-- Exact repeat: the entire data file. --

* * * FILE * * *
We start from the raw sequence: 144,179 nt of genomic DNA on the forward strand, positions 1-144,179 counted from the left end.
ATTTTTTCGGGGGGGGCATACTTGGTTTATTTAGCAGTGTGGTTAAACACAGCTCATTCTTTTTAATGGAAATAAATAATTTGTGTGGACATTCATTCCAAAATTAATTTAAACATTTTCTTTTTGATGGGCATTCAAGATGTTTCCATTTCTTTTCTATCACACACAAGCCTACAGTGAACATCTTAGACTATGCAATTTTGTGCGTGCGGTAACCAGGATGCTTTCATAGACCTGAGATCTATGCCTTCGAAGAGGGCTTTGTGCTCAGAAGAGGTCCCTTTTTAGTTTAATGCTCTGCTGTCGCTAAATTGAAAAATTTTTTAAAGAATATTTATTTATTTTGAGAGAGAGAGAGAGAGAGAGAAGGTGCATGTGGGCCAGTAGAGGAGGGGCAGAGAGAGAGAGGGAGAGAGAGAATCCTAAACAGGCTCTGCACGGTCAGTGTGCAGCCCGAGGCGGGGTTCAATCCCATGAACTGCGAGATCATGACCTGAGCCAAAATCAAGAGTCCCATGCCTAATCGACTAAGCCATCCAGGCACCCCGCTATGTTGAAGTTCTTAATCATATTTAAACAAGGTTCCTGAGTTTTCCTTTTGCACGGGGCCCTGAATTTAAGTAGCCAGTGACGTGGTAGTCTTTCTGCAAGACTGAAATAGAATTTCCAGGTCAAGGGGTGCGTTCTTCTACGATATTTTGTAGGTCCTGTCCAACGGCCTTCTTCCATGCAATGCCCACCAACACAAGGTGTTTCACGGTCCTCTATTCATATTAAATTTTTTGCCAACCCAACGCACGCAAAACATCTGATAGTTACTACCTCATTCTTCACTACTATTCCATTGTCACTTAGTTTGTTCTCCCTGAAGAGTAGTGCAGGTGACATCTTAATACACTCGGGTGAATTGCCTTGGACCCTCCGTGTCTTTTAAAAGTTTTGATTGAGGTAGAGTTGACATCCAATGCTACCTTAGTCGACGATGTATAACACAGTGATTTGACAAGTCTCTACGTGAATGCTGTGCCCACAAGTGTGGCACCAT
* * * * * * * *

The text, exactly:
We start from the raw sequence: 144,179 nt of genomic DNA on the forward strand, positions 1-144,179 counted from the left end.
ATTTTTTCGGGGGGGGCATACTTGGTTTATTTAGCAGTGTGGTTAAACACAGCTCATTCTTTTTAATGGAAATAAATAATTTGTGTGGACATTCATTCCAAAATTAATTTAAACATTTTCTTTTTGATGGGCATTCAAGATGTTTCCATTTCTTTTCTATCACACACAAGCCTACAGTGAACATCTTAGACTATGCAATTTTGTGCGTGCGGTAACCAGGATGCTTTCATAGACCTGAGATCTATGCCTTCGAAGAGGGCTTTGTGCTCAGAAGAGGTCCCTTTTTAGTTTAATGCTCTGCTGTCGCTAAATTGAAAAATTTTTTAAAGAATATTTATTTATTTTGAGAGAGAGAGAGAGAGAGAGAAGGTGCATGTGGGCCAGTAGAGGAGGGGCAGAGAGAGAGAGGGAGAGAGAGAATCCTAAACAGGCTCTGCACGGTCAGTGTGCAGCCCGAGGCGGGGTTCAATCCCATGAACTGCGAGATCATGACCTGAGCCAAAATCAAGAGTCCCATGCCTAATCGACTAAGCCATCCAGGCACCCCGCTATGTTGAAGTTCTTAATCATATTTAAACAAGGTTCCTGAGTTTTCCTTTTGCACGGGGCCCTGAATTTAAGTAGCCAGTGACGTGGTAGTCTTTCTGCAAGACTGAAATAGAATTTCCAGGTCAAGGGGTGCGTTCTTCTACGATATTTTGTAGGTCCTGTCCAACGGCCTTCTTCCATGCAATGCCCACCAACACAAGGTGTTTCACGGTCCTCTATTCATATTAAATTTTTTGCCAACCCAACGCACGCAAAACATCTGATAGTTACTACCTCATTCTTCACTACTATTCCATTGTCACTTAGTTTGTTCTCCCTGAAGAGTAGTGCAGGTGACATCTTAATACACTCGGGTGAATTGCCTTGGACCCTCCGTGTCTTTTAAAAGTTTTGATTGAGGTAGAGTTGACATCCAATGCTACCTTAGTCGACGATGTATAACACAGTGATTTGACAAGTCTCTACGTGAATGCTGTGCCCACAAGTGTGGCACCAT